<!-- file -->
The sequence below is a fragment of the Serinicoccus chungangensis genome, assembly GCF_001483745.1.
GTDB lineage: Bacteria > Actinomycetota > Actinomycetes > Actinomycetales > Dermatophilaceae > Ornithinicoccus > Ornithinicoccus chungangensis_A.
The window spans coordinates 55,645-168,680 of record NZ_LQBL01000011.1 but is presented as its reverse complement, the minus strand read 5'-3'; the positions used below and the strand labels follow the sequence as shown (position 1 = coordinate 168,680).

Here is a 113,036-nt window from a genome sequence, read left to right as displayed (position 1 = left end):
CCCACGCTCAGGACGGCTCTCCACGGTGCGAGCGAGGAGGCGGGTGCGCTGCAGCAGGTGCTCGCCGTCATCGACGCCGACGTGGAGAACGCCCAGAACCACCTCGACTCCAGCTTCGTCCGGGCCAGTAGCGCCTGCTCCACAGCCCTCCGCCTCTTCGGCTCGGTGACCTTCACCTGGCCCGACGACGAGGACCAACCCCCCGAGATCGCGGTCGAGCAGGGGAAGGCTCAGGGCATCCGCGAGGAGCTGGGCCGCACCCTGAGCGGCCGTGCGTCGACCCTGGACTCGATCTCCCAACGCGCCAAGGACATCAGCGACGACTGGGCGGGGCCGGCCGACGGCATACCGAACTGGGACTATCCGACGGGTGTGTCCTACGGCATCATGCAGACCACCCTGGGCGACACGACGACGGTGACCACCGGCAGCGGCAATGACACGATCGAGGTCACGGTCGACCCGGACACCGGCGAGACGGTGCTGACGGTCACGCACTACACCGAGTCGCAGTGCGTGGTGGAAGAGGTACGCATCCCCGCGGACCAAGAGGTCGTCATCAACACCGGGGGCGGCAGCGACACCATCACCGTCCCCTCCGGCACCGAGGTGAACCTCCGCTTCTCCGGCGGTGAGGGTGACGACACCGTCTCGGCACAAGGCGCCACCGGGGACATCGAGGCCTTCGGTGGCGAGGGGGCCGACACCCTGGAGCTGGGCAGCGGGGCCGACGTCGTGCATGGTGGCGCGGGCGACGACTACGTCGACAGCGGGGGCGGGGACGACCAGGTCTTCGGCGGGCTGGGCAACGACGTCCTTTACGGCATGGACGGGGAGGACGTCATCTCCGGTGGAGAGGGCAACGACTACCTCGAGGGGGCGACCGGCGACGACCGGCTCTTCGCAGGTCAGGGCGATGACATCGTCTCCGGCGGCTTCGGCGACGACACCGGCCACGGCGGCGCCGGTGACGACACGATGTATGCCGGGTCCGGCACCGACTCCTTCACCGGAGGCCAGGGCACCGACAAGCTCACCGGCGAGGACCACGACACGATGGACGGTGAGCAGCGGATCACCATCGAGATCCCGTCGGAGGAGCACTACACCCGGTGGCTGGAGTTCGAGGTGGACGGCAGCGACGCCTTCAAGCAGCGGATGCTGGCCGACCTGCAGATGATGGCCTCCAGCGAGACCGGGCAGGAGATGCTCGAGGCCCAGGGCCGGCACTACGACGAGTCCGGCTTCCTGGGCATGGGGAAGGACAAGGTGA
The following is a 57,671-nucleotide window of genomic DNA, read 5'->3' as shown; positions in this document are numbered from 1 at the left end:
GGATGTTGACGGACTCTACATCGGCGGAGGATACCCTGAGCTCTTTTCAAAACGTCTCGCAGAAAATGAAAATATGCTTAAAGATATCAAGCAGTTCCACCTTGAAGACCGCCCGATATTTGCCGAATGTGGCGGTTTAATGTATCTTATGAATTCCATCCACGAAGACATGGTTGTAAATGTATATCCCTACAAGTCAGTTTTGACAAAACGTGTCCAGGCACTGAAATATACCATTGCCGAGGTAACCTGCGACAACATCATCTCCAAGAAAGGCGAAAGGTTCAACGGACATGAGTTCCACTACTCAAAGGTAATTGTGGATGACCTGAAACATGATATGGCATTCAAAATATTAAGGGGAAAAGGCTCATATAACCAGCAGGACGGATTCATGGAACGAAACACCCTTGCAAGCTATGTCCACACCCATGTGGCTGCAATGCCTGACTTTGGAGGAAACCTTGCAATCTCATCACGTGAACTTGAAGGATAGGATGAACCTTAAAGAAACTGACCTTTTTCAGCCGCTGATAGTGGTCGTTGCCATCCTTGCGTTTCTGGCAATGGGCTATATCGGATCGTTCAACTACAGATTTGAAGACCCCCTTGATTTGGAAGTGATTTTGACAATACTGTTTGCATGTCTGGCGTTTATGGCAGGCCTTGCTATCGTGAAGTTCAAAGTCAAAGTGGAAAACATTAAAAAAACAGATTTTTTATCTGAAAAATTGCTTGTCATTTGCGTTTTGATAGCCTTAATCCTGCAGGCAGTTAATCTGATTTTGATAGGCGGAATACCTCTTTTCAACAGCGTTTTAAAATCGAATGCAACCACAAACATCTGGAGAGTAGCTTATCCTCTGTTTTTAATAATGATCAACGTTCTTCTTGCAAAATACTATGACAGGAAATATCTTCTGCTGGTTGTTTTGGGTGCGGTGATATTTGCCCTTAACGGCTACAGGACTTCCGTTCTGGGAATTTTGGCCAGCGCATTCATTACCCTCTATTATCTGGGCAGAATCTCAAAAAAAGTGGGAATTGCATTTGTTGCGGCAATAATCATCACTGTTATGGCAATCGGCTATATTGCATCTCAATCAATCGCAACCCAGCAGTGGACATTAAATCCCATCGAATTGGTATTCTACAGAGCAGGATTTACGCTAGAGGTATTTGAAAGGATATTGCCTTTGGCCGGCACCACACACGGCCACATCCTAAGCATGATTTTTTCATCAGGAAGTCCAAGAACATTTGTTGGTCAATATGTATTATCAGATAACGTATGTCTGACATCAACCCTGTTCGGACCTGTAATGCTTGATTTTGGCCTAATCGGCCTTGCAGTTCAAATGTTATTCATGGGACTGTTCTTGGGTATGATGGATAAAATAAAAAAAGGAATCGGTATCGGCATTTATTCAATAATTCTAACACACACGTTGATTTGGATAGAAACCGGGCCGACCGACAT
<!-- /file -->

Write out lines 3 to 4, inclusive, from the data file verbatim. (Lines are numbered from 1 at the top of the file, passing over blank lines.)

The window spans coordinates 55,645-168,680 of record NZ_LQBL01000011.1 but is presented as its reverse complement, the minus strand read 5'-3'; the positions used below and the strand labels follow the sequence as shown (position 1 = coordinate 168,680).

Here is a 113,036-nt window from a genome sequence, read left to right as displayed (position 1 = left end):